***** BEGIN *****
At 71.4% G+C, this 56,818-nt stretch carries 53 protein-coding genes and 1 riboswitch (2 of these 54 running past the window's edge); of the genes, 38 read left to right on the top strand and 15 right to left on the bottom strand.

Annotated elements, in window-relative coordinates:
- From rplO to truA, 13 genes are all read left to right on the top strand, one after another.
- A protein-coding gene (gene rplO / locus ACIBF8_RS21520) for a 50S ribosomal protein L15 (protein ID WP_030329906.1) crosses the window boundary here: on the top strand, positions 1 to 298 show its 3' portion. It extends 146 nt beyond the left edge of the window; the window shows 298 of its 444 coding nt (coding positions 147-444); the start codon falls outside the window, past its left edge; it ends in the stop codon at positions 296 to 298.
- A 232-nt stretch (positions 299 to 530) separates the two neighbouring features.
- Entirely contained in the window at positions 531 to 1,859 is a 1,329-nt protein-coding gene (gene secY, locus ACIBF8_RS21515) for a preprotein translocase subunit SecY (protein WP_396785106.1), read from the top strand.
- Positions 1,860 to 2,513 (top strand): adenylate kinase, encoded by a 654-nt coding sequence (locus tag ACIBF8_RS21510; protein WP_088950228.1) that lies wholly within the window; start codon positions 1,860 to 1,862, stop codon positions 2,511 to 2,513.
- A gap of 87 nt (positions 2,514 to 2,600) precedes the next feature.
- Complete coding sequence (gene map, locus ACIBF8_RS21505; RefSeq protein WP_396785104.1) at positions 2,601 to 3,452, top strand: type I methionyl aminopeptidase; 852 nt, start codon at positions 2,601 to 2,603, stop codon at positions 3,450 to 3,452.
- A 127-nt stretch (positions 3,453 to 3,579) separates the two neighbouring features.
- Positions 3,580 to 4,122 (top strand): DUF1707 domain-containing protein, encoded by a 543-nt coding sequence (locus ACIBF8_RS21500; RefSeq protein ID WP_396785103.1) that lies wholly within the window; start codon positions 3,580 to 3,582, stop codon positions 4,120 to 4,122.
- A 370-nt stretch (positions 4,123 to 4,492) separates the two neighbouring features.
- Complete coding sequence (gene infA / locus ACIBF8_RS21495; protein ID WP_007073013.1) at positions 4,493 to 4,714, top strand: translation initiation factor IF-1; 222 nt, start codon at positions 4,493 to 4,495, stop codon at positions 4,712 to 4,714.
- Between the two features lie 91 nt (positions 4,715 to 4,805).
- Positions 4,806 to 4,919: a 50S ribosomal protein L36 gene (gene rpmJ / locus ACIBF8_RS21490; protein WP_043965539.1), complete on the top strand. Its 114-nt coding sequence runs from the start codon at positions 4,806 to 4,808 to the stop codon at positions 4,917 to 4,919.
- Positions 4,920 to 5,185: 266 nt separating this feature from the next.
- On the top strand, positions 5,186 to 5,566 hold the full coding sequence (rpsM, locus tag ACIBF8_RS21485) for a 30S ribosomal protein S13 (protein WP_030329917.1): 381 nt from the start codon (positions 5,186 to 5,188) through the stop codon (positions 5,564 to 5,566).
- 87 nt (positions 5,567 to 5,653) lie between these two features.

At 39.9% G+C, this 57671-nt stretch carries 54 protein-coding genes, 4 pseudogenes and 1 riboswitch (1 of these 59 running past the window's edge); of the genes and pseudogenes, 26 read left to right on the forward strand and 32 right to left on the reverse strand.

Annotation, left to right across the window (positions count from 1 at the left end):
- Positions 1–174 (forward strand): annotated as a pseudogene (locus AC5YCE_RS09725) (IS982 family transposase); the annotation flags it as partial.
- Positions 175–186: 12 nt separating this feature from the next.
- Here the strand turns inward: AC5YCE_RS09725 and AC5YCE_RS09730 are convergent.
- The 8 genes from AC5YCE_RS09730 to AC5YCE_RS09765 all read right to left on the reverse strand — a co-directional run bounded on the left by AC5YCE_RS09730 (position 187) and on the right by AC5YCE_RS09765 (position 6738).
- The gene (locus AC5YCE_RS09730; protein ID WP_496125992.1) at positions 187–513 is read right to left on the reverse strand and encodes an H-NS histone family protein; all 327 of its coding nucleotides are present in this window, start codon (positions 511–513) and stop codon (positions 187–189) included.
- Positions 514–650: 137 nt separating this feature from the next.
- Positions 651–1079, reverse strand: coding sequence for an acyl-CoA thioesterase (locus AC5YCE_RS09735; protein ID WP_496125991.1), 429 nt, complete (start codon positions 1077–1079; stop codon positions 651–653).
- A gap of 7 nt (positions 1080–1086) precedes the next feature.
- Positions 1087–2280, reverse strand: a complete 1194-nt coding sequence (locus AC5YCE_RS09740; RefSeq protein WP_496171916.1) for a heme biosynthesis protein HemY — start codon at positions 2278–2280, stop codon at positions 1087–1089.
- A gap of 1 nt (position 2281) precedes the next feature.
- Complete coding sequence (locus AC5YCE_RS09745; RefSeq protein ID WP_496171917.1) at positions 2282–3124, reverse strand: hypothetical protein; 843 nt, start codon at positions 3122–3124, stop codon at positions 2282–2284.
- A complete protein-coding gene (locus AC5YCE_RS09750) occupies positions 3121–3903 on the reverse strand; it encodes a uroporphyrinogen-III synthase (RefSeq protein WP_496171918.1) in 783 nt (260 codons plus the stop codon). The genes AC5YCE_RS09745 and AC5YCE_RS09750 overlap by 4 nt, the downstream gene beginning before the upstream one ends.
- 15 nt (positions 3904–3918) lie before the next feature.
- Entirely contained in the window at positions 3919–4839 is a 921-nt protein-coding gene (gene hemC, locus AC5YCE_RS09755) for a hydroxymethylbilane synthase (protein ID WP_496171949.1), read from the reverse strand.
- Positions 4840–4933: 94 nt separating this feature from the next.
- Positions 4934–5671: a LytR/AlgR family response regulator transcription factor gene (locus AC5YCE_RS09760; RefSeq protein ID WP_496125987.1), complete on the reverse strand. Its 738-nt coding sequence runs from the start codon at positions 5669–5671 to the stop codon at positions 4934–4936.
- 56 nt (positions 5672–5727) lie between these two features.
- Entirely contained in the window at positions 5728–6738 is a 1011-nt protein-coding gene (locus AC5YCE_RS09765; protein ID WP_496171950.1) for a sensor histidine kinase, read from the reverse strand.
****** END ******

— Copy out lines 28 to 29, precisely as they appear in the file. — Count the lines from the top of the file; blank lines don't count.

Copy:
- A gap of 7 nt (positions 1080–1086) precedes the next feature.
- Positions 1087–2280, reverse strand: a complete 1194-nt coding sequence (locus AC5YCE_RS09740; RefSeq protein WP_496171916.1) for a heme biosynthesis protein HemY — start codon at positions 2278–2280, stop codon at positions 1087–1089.